Hi, my name is Kim and I am addicted to books. See? I can admit it!!
This is outside my usual realm of reviewing, but definitely NOT outside my personal reading interests. So when I had the opportunity from Penguin to read this, I jumped at the chance.
Like much of the country, I followed the case of the West Memphis 3. I have seen the documentaries produced by HBO (at the time of this writing, all three are currently on HBO Go), watched the movies, and read much about the case. I have to wonder if perhaps the authors and publishers expected that any readers would be fairly familiar with the story because there is almost no background on the story of the crime and case. I think perhaps a bit of background would have been helpful, especially for readers who are not as familiar with the story, or even those of us who do have some knowledge.
This is a collection of letters between Echols and Lorri, the woman who would become his wife. Most of the book, and the heftier bulk of the letters are from the earlier few years of their blossoming relationship, before much of their communication moved to the phone and prison visits. What I found most interesting is the tone of the letters. There were times that they read almost like teenage love. I am fascinated by the psychology of criminology and inmates within the prison system and this had me thinking about the psychology of the two. Damien was imprisoned while he was still a teenager, his social development essentially halted the moment he was incarcerated, stunted before ever entering the system. But Lorri is more than a decade older, educated and a professional. The tone of her letters was often younger than even his, which often gave me pause.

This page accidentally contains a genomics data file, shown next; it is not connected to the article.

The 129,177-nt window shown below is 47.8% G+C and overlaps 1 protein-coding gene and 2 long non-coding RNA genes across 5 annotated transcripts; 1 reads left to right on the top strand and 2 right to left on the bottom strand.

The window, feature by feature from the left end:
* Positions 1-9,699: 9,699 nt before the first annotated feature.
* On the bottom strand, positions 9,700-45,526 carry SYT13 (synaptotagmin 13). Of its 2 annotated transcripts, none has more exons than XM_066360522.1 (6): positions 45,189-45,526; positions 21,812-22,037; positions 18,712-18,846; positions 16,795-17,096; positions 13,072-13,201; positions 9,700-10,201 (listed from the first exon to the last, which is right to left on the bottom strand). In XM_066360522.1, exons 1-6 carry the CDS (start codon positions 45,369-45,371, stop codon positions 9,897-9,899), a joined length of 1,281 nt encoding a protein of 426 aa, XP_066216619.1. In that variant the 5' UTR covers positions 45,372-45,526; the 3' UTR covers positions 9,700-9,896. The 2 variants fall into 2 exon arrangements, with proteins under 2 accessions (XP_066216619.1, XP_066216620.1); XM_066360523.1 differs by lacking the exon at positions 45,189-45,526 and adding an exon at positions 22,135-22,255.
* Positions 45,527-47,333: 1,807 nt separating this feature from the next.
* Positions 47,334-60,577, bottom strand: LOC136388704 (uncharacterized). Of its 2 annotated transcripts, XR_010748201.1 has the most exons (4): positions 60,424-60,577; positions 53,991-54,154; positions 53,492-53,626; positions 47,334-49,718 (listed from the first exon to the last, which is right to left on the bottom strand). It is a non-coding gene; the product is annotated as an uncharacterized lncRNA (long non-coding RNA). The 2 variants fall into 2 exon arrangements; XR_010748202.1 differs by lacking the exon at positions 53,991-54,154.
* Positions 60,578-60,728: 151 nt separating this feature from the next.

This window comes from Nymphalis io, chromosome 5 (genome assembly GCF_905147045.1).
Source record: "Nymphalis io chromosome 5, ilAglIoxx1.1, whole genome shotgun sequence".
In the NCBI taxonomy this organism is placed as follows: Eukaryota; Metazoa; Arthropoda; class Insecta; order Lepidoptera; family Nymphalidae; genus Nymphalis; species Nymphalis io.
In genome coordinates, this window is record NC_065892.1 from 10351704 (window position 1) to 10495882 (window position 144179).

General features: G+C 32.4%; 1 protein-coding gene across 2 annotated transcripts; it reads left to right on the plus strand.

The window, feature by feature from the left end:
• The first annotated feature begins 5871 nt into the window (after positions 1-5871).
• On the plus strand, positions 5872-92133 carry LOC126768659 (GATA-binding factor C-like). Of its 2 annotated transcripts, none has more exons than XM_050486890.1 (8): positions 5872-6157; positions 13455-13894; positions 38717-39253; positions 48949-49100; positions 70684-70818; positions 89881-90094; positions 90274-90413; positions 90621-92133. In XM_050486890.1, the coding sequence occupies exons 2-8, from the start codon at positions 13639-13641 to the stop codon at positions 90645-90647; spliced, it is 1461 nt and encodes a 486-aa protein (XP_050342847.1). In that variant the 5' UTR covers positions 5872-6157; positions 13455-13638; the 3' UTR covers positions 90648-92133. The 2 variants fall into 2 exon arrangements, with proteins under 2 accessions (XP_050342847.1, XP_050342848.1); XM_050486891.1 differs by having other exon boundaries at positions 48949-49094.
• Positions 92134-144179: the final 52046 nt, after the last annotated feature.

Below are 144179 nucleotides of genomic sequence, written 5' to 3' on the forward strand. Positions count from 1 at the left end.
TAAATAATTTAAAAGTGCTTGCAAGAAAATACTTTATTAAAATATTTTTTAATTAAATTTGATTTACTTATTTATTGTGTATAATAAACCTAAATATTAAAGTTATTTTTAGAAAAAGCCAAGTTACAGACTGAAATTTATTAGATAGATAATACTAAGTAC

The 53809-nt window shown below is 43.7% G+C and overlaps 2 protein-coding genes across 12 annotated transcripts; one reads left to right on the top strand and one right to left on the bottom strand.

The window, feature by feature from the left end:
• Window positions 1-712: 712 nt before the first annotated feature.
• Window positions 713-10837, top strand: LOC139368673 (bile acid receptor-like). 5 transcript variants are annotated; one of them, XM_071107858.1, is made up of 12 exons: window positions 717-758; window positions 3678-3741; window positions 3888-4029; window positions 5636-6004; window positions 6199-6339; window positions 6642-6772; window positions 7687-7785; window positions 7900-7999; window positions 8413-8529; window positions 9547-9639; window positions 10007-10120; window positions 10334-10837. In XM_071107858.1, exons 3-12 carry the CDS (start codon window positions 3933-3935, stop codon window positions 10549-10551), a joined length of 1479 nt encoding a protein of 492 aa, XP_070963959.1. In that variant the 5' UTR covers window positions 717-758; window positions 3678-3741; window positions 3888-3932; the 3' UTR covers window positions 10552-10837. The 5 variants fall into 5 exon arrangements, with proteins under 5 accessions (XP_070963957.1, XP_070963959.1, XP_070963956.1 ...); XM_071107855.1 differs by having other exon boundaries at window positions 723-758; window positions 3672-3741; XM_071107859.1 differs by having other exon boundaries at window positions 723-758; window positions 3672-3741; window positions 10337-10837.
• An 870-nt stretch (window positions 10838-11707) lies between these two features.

I don't judge love in any form, but there was something almost obsessive about theirs that was somehow both childlike and dark at the same time. I give them both kudos for putting their innermost thoughts out their for the world to see and to judge.
Things to love...
--The inner look at an unlikely love relationship.
Things I wanted more/less of...
--More background on the case itself as it progressed through the years.
--More post-prison life. These are interesting people and I would like to know more about their lives now.
This is definitely not the type of book that has a wide or universal appeal, but it is a fascinating collection of writings. Anyone interested in the WM3, Damien Echols, or the odd relationship one has with an inmate would enjoy this.